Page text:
GAIN INSIGHT

QUALIFIED PARKING

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Joe Byrne, CPA

Parking Pressures Eased? New IRS Guidelines for Not-for-Profits Released

2018-12-11

To learn how this change affects for-profit entities, click here.


I’ll admit it―every year without fail, my wife and I venture out to the Maine Mall on Black Friday. To me, the most frustrating aspect of the entire day isn’t the long lines, the masses of people shuffling through the mall atriums, or even the flood of impatient shoppers.

The most frustrating aspect of the day, without question, is parking. I find myself hopelessly wandering through the long corridors of packed spaces full with the cars of people who managed to get up earlier than we did. And I’m not alone in my struggle.

Nonprofit organizations throughout the country have been experiencing their own version of parking woes and feelings of hopelessness since the passing of the Tax Cuts and Jobs Act (TCJA) last December. One of the many provisions added by this sweeping tax legislation was Internal Revenue Code Section 512(a)(7). Yesterday, the IRS issued its long-awaited guidance on this code section in the form of Notice 2018-99.

Despite the long waits and frustrations shared by many, perhaps NFPs will find this Notice to be a good deal for them as well.

It’s important to note the guidance issued yesterday was a notice―not a Revenue Procedure or some other substantive legislation. While it can―and should be―relied upon for the time being, the Notice is open to public comment and subject to change.

Section 512(a)(7) states that nonprofit organizations will now be subject to unrelated business income tax (UBIT) for certain disallowed qualified transportation fringe benefits, including items such as a commuter highway vehicle, transit passes, qualified parking, and on-premises athletic facilities. Of course, the largest item in that group of disallowed fringes and the one drawing the most ire from the non-profit community as a whole is qualified parking.

What is qualified parking?

Qualified parking is defined as parking provided to an employee on or near the business premises of the employer or on or near a location from which the employee commutes to work. In a nutshell, if you provide parking to your employees, be it through a third-party parking garage, or a parking lot your organization either owns or leases, the organization is subject to UBIT on the cost of providing this benefit.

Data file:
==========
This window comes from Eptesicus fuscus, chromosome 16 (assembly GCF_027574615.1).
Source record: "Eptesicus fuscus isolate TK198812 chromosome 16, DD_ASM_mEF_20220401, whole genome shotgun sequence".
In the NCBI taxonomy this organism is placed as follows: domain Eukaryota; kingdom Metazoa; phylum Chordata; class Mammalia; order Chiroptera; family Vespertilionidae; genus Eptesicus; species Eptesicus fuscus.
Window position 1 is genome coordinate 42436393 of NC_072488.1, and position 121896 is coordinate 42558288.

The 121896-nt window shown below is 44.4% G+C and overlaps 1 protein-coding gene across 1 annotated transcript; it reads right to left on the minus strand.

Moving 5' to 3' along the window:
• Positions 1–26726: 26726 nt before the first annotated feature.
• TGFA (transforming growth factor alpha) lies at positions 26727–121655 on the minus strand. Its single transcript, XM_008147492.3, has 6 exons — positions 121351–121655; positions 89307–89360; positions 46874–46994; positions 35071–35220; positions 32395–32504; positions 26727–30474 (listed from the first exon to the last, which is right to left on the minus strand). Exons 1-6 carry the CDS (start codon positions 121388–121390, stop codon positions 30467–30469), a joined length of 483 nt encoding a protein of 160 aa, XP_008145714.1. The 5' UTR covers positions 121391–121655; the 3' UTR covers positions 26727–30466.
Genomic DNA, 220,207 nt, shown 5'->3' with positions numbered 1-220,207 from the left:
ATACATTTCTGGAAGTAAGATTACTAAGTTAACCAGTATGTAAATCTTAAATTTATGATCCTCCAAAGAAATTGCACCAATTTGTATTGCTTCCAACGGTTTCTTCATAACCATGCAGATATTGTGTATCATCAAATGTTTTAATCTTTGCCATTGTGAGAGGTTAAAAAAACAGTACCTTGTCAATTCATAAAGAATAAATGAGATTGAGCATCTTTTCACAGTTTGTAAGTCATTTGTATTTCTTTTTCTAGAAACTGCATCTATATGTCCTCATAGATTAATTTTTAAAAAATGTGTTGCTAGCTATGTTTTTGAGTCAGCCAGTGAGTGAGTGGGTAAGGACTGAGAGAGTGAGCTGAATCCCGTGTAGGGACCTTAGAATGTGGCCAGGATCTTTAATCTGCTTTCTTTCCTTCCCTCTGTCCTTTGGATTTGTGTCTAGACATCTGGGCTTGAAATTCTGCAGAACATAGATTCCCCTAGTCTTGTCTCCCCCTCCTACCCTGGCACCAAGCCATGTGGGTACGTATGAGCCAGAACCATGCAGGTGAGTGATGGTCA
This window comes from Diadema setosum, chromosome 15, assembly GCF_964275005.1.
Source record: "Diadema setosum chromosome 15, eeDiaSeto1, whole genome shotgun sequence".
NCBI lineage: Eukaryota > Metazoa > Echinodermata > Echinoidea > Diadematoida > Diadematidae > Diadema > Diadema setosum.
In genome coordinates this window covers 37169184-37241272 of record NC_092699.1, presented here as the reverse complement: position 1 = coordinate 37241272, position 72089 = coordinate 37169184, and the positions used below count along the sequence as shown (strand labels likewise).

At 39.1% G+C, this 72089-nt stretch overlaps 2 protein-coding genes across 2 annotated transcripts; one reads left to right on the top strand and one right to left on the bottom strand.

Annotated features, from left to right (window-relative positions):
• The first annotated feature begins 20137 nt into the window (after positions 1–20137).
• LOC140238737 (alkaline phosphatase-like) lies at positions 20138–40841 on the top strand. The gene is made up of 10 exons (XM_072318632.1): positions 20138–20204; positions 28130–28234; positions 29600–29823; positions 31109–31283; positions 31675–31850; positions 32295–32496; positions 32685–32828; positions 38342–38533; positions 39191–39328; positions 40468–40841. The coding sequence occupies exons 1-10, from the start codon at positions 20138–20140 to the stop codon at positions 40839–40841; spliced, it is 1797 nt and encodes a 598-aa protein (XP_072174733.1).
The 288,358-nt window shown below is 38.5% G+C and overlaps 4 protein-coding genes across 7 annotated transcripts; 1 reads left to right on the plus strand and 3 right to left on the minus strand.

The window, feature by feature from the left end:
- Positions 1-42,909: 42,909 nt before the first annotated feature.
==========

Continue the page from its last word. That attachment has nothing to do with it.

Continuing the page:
Notice 2018-99 identifies two separate categories regarding qualified parking:

  1. Organizations that pay a third party for employee parking spots
  2. Organizations that own or lease all or a portion of a parking facility

The majority of organizations tend to fall into category #2, so we’ll start there.

Organizations that own or lease all or a portion of a parking facility

There is a four-step approach to determining whether or not you have taxable costs (UBI) related to providing employees with parking if you own or lease a portion of your parking lot. Those steps are as follows:

STEP 1
Calculate the cost of reserved employee spots. All spots reserved by specific signage or segregated by a barrier or limited access for employee parking only are considered reserved employee spots. The percentage of reserved employee spots in relation to total parking spots, multiplied by the total parking costs results in taxable UBI. Skip this step if the organization has no reserved employee spots.